from the United States District Court for the Southern
District of Texas
HIGGINSON and WILLETT, Circuit Judges, and BROWN, District
STEPHEN A. HIGGINSON, CIRCUIT JUDGE
2018, Eleazar Perez-Mateo pleaded guilty to one count of
illegal reentry in violation of 8 U.S.C. § 1326. Using
the 2016 Guidelines Manual, the Probation Office's
Pre-Sentence Report ("PSR") calculated for
Perez-Mateo a total offense level of 13 and a criminal
history category of IV, resulting in a Guidelines
imprisonment range of 24 to 30 months. Relevant to this
appeal, in calculating Perez-Mateo's criminal history
score, the PSR assessed two points for a February 2007
misdemeanor conviction for aiding and abetting illegal entry.
the government nor Perez-Mateo objected to the PSR. Further,
at the August 2018 sentencing hearing, Perez-Mateo verbally
confirmed that "everything was correct" in the PSR.
The district court accordingly adopted the PSR's offense
level and criminal history calculations. Before pronouncing a
sentence, the district court noted that Perez-Mateo had
"consistently been involved in criminal conduct for a
good amount of the time that [he had] been here in the United
States." Yet, the district court recognized that
Perez-Mateo had multiple minor children living in the United
States, including a fourteen-year-old suffering from cancer.
Having laid out these considerations, the district court
explained that it would decline to vary upwards: "So
I'll leave you here, but I'm going to sentence you at
the high end." The district court sentenced Perez-Mateo
to 30 months of imprisonment and three years of supervised
timely filed a notice of appeal. On appeal, Perez-Mateo
argues for the first time that his February 2007 conviction
should not have counted towards his criminal history score.
Without the February 2007 conviction, his criminal history
category would have been III, not IV, resulting in a
Guidelines imprisonment range of 18 to 24 months instead of
24 to 30 months. Perez-Mateo contends that this was a plain
error affecting his substantial rights, see Fed. R.
Crim. Pro. 52(b), and that this court should exercise its
discretion to correct the error.
federal Sentencing Guidelines are "complex," so
"there will be instances when a district court's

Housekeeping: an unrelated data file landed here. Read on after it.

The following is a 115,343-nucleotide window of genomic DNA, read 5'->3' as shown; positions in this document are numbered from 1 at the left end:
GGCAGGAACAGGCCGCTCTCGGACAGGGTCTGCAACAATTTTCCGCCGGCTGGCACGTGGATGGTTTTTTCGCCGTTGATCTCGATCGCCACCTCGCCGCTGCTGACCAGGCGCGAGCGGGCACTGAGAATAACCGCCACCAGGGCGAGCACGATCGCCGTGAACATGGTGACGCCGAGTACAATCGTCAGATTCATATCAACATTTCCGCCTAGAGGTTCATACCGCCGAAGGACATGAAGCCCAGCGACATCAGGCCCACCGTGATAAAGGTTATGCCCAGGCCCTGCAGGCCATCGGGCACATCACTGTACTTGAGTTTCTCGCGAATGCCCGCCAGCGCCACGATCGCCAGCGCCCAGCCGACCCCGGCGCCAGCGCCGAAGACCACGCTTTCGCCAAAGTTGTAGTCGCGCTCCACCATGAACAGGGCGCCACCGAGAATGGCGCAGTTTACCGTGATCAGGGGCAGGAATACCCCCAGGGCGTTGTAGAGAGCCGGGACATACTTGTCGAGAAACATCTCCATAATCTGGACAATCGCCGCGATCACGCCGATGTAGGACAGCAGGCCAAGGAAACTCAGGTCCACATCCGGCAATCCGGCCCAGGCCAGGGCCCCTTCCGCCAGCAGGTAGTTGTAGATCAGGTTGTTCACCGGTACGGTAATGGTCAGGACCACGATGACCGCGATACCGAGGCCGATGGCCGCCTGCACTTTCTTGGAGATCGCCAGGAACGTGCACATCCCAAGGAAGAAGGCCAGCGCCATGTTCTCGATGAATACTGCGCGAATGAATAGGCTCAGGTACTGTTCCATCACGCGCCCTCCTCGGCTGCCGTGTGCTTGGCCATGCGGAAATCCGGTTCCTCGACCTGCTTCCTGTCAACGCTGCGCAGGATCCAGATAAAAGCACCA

sentencing of a defendant within the framework of an
incorrect Guidelines range goes unnoticed. In that
circumstance, because the defendant failed to object to the
miscalculation, appellate review of the error is governed by
Federal Rule of Criminal Procedure 52(b)."
Molina-Martinez v. United States, 136 S.Ct. 1338,
Rule 52(b), a court of appeals has discretion to correct an
error newly raised on appeal only if the error (1) was not
intentionally relinquished or abandoned, (2) was plain,
clear, or obvious, and (3) the error affected the
defendant's substantial rights. Id. at 1343
(citing United States v. Olano, 507 U.S. 725
(1993)). Where those three conditions are met, and the error
also "'seriously affects the fairness, integrity or
public reputation of judicial proceedings, '" then
"the court of appeals should exercise its discretion to
correct the forfeited error." Id. (quoting
Olano, 507 U.S. at 736).
Guidelines error that satisfies the first three
Olano factors "ordinarily" also satisfies
the fourth and "warrants relief under Rule 52(b)."
Rosales-Mireles v. United States, 138 S.Ct. 1897,
1907 (2018). As the Supreme Court recently explained in
Rosales-Mireles, plain Guidelines error affecting a
defendant's substantial rights "usually establishes
a reasonable probability that a defendant will serve a prison
sentence that is more than necessary to fulfill the purposes
of incarceration." Id. (quotation omitted).
Allowing such a defendant to be re-sentenced with corrected
Guideline calculations reduces the risk of unnecessary jail
time and "exhibit[s] regard for fundamental rights and
respect for prisoners as people." Id.
(quotation omitted). In the ordinary case, additional factors
favoring error correction are that (1) re-sentencing is
"relative[ly] eas[y]," and (2) "Guidelines
miscalculations ultimately result from judicial error"
rather than a defendant's strategy. Id. at 1908.
government does not argue that Perez-Mateo intentionally
relinquished or abandoned his appeal position. Thus, we turn
to the second, third, and fourth Olano conditions.
review the district court's interpretation and
application of the Sentencing Guidelines de novo and its
factual findings for clear error. United States v.
Lawrence, 920 F.3d 331, 334 (5th Cir. 2019). Under Rule
52(b), an error is plain if it is not "subject to
reasonable dispute." Puckett v. United States,
556 U.S. 129, 135 (2009).
4A1.2 of the Sentencing Guidelines governs whether prior
sentences count for criminal history purposes. "Any
prior sentence of imprisonment exceeding one year and one
month" is counted if it (1) was "imposed within
fifteen years of the defendant's commencement of the
instant offense," or (2) "result[ed] in the
defendant being incarcerated during any part of such
fifteen-year period." § 4A1.2(e)(1). In addition,
"Any other prior sentence that was imposed within ten
years of the defendant's commencement of the instant
offense is counted." § 4A1.2(e)(2). A
defendant's prior sentence is not counted towards his or
her criminal history score if it ...